Baroness Goudie is a Labour member of House of Lords of the United Kingdom. In 1998, she was made a life peer as Baroness Goudie, of Roundwood in the London Borough of Brent. She is on the board of Vital Voices and is involved in promoting gender equity with both the G8 and G20. Goudie is a senior member of the House of Lords and also serves on the All-Party Identity Fraud Committee and since 2010 she has been a member of the Committee of Selection. In addition to that, Goudie is Chair of the Women Leaders’ Council to Fight Human Trafficking at UN Gift.
On 13 May, the Henry Jackson Society hosted an event on “Women’s Voices in Foreign Affairs and International Security”. Baroness Goudie chaired the event during which H. E. Ms. Saida Muna Tasneem and Nikita Malik, Director of the Centre on Radicalisation and Terrorism at the Henry Jackson Society, were invited to share their opinion.
Her Excellency Saida Muna Tasneem started by citing some examples of female role-models such as Jacinda Ardern or Margaret Wallaström. She highlighted the fact that, currently, there are twenty-six foreign ministers in this world who are women and that, if one compares to the situation six years ago, it is a very bright picture. There is a considerable increase in the number of women in the positions of parliament staff, defence ministers, home affairs ministers, etc.
Her Excellency then focused on the case of Bangladesh, where the Prime Minister Sheik Hasina has really made “a difference in trying to resolve conflicts and enhance peace-building later on”. The latter has resolved boundaries issues by peaceful means, has received a UNESCO peace award, and supported girls’ education. Her Excellency Saida Muna Tasneem also noted that Bangladesh now represents the second largest troop contributing country to the UN peace-keeping operations and has contributed to the UN with the first all-women formed police. Eventually, she also insisted on the help offered to Rohingya refugees, many of whom are women who have faced gender-based violence.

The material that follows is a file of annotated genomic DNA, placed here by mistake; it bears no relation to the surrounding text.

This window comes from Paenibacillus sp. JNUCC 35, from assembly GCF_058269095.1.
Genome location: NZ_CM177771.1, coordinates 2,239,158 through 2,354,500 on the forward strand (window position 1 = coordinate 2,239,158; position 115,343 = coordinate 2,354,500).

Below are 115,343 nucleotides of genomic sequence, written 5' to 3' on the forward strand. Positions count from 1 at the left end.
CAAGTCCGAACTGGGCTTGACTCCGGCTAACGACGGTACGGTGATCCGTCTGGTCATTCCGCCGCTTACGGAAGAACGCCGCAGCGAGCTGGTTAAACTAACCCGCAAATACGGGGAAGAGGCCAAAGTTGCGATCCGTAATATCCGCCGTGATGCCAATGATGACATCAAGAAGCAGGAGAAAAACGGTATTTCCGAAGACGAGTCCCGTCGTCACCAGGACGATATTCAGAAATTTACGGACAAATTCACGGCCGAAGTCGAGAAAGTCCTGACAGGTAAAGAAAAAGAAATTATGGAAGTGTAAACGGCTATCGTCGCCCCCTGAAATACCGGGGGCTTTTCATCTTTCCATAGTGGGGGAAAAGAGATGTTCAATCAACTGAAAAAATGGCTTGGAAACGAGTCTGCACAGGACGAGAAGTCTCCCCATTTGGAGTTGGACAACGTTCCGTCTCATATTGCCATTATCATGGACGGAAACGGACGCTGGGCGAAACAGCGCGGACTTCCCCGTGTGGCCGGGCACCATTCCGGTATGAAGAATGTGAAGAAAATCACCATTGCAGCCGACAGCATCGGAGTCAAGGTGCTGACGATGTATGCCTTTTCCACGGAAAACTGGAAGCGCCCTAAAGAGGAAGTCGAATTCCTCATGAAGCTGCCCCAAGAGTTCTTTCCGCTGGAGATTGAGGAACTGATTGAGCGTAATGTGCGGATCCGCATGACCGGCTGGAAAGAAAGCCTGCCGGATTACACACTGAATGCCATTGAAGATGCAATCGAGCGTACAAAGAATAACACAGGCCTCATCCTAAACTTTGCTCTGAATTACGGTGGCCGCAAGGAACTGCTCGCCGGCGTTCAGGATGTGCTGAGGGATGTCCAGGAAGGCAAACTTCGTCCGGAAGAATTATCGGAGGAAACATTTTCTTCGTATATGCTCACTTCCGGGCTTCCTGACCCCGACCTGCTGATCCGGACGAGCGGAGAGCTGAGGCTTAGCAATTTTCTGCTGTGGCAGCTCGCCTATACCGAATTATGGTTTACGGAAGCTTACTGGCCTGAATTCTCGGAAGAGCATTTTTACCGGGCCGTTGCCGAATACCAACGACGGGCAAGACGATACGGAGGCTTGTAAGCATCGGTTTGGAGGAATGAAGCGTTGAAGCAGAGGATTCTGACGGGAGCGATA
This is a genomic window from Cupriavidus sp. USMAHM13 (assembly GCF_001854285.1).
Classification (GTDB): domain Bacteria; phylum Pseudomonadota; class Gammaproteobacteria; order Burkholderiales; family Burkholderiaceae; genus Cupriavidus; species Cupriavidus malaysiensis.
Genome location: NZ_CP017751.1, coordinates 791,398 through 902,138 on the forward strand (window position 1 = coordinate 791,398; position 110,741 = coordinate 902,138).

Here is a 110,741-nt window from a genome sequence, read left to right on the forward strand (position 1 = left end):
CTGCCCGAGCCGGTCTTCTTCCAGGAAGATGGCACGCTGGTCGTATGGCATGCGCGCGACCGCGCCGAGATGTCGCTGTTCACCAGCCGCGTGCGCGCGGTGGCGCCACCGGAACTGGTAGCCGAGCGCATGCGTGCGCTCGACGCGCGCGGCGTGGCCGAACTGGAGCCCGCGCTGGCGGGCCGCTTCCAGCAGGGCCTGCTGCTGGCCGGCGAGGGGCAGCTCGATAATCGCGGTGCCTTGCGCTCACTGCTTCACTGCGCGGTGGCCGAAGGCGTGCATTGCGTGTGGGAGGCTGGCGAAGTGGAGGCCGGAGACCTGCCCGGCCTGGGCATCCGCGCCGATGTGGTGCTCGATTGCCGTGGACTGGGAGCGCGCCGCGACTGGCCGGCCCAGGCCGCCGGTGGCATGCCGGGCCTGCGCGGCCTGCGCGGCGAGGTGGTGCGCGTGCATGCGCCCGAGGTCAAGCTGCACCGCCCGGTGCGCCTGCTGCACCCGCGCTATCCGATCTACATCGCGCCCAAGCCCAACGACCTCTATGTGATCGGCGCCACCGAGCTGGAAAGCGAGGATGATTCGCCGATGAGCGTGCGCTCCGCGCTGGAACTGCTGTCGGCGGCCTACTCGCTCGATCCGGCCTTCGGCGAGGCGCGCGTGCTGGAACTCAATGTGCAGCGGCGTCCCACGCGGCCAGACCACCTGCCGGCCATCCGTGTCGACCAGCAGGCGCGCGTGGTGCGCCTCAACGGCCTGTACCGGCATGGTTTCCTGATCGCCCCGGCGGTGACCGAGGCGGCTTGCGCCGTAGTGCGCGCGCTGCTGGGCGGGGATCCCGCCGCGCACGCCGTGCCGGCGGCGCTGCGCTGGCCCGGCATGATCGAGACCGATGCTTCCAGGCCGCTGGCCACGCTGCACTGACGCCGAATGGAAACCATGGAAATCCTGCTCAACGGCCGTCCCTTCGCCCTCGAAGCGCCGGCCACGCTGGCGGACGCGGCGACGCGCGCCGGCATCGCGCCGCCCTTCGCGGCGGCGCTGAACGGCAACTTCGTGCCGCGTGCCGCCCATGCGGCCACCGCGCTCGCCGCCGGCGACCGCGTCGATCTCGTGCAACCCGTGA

Nikita Malik, speaking about the United Nations, highlighted the evolutions of its resolutions over time with a systematic effort concerning the use of terms such as sexual violence in conflict, victims of trafficking, protecting women, and protecting children. She underlined the importance of offering women special care in areas of conflicts. She, however, noted that, even though there has been a systematic approach to changing the way we are thinking about these ideas, one can question how successful this has really been.
Ms Malik also raised the question of who was studying what is happening to the victims in the long-term, the level of care that they have been given and the efficiency of the help. She cited the example of Nadia Murad who, as a Yazidi woman, was subject to a horrifying ordeal by the Islamic State. Nikita Malik reminded that listening to these women’s stories is of the utmost importance in order to prevent history from repeating itself.
Nikita Malik then highlighted a suggestion she had made in the past about the ability for the UK and the US to ensure that any evidence that is collected after a massive genocide – like the one that happened to the Yazidi people under the Islamic State – were actually used to give the victims the justice they deserve. Ms Malik also advocated in favour of including men in the conversation and then reminded the audience that it is necessary to have women as frontline workers as well.
The panellists then answered the questions raised by the audience.